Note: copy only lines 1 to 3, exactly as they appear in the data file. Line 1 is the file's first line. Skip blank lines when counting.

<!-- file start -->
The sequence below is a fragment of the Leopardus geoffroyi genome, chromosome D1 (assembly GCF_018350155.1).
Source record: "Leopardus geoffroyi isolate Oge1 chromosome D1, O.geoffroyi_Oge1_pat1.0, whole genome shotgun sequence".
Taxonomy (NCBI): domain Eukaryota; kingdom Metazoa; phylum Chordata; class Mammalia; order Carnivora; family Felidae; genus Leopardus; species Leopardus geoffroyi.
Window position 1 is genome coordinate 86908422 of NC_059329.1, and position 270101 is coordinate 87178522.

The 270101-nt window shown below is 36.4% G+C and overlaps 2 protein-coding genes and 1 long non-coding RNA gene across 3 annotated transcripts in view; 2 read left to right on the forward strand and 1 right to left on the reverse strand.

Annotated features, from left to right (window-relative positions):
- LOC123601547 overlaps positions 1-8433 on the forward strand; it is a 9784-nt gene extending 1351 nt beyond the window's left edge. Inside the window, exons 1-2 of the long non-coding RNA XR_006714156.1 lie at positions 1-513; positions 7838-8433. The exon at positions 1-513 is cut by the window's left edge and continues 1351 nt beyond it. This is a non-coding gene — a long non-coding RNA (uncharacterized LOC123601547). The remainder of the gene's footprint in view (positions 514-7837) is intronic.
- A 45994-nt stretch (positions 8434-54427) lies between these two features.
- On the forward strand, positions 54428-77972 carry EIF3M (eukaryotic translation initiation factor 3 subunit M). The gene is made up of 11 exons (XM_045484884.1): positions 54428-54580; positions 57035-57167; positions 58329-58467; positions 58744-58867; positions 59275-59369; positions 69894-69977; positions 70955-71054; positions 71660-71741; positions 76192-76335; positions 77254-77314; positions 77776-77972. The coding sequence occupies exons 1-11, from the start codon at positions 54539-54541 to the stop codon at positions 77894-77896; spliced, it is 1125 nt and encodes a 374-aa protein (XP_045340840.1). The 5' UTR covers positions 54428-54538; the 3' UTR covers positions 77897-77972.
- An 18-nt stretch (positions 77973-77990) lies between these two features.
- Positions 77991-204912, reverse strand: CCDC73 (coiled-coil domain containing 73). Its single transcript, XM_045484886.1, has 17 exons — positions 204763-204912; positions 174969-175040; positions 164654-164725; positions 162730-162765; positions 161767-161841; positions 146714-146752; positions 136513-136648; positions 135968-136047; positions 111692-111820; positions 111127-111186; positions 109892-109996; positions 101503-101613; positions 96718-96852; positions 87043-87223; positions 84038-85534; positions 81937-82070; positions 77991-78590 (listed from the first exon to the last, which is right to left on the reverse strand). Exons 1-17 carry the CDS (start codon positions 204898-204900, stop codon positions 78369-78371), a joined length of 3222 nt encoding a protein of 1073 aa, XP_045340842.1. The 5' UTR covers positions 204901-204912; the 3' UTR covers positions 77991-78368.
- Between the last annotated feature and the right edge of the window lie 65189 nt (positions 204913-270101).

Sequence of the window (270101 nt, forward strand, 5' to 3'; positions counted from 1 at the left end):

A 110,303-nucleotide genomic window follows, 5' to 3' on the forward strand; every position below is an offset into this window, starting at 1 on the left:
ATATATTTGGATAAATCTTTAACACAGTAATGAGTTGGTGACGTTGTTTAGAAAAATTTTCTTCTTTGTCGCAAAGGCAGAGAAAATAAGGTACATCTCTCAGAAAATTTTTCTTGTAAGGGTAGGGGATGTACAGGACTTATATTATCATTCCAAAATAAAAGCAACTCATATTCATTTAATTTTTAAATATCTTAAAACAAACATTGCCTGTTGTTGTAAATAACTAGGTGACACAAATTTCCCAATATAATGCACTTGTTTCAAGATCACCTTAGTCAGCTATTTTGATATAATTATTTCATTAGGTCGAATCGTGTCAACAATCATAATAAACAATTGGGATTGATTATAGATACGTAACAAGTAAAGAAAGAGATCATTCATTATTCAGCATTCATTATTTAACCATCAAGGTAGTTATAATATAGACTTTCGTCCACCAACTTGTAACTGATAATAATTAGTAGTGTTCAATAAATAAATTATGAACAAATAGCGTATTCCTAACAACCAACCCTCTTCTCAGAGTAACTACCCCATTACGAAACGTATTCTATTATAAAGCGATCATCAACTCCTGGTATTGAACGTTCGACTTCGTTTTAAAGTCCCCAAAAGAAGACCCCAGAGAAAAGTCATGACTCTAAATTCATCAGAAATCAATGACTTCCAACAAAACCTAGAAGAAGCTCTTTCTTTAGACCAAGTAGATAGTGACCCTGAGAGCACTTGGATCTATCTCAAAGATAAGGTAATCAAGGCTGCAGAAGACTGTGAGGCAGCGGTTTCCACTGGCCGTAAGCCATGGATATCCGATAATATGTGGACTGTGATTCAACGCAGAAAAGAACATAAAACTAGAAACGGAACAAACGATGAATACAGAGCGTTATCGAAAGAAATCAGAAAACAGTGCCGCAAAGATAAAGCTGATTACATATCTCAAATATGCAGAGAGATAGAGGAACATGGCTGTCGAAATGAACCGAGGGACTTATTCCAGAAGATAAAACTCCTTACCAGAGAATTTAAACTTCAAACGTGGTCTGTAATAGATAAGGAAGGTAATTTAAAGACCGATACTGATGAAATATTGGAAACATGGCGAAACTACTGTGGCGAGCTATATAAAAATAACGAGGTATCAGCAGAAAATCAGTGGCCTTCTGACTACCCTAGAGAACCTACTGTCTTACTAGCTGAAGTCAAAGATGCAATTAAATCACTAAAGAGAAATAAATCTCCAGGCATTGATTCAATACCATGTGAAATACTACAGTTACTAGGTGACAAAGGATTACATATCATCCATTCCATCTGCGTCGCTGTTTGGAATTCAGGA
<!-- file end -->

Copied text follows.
The sequence below is a fragment of the Leopardus geoffroyi genome, chromosome D1 (assembly GCF_018350155.1).
Source record: "Leopardus geoffroyi isolate Oge1 chromosome D1, O.geoffroyi_Oge1_pat1.0, whole genome shotgun sequence".
Taxonomy (NCBI): domain Eukaryota; kingdom Metazoa; phylum Chordata; class Mammalia; order Carnivora; family Felidae; genus Leopardus; species Leopardus geoffroyi.